What do male puberty hormones do?

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At about age 9 or so, a boy's central nervous system issues a message: "Change!" First, the hypothalamus gives off GnRH, a substance called gonadotropin-releasing hormone. Because this hormone is present in the hypothalamus even before puberty, it is thought that a protein named GPR54 helps get GnRH from the hypothalamus at the right time. When the GnRH arrives at the pituitary gland-a pea-sized gland at the base of your brain-the pituitary gland then produces two key hormones: follicle-stimulating hormone (FSH) and luteinizing hormone (LH). Both of these hormones also exist before puberty, but after the pituitary is triggered by the hypothalamus, more of these hormones are created.

Early on in puberty, the hormones (which, along with hormones that begin development of the testes, are known as gonadotropins) are made only at night. In later stages of puberty, when growth speeds up, these hormones are being produced day and night and in greater and greater quantities.

When it reaches the testes, FSH spurs the growth of seminiferous tubules, channels in the testes where sperm is produced. Once these tubules form and the infrastructure is in place, the boy can begin producing sperm.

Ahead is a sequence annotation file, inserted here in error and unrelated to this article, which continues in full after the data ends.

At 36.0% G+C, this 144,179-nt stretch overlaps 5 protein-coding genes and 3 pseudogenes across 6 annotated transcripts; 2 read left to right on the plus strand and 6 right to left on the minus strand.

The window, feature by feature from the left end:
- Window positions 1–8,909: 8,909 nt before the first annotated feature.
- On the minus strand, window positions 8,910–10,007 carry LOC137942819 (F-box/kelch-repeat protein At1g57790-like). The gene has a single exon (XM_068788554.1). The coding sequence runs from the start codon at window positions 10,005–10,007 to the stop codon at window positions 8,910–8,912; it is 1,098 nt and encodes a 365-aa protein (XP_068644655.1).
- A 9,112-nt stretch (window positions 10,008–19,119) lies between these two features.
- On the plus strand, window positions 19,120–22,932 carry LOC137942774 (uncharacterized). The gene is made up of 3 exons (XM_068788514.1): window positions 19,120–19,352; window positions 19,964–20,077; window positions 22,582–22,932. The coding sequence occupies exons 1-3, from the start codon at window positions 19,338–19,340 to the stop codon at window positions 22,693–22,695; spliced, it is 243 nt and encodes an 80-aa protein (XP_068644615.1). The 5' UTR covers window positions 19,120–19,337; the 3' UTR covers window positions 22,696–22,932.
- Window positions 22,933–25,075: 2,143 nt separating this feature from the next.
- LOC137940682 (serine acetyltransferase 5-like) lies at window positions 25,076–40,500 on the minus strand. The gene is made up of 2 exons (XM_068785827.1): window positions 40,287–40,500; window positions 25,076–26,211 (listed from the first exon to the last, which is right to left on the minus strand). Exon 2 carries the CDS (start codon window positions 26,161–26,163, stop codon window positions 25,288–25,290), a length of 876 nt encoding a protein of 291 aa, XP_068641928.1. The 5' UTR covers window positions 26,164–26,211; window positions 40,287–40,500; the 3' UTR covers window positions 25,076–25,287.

LH, on the other hand, has another function. It tells cells within the testes called Leydig cells to make androgens. Androgens are hormones affecting the development of a male's reproductive capability. Testosterone is the main androgen, although there are many others.

Between the period when FSH and LH first reach the testes and the period when a pubescent boy can successfully reproduce, growth of hair along with changes in penis length and width have occurred.

Continue Learning about Endocrine System

Endocrine System

Your endocrine system works with your nervous system to control important bodily functions. The endocrine systems responsibilities include regulating growth, sexual development and function, metabolism and mood. The endocrine syst...

em also helps give your body the energy it needs to function properly. Endocrine glands secrete hormones into the bloodstream. Hormones are considered chemical messengers, coordinating your body by transferring information from one set of cells to another. Your endocrine system health can be affected by hormone imbalances resulting from impaired glands. A hormone imbalance can cause problems with bodily growth, sexual development, metabolism and other bodily functions. Endocrine system diseases or conditions include diabetes, growth disorders and osteoporosis.
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Important: This content reflects information from various individuals and organizations and may offer alternative or opposing points of view. It should not be used for medical advice, diagnosis or treatment. As always, you should consult with your healthcare provider about your specific health needs.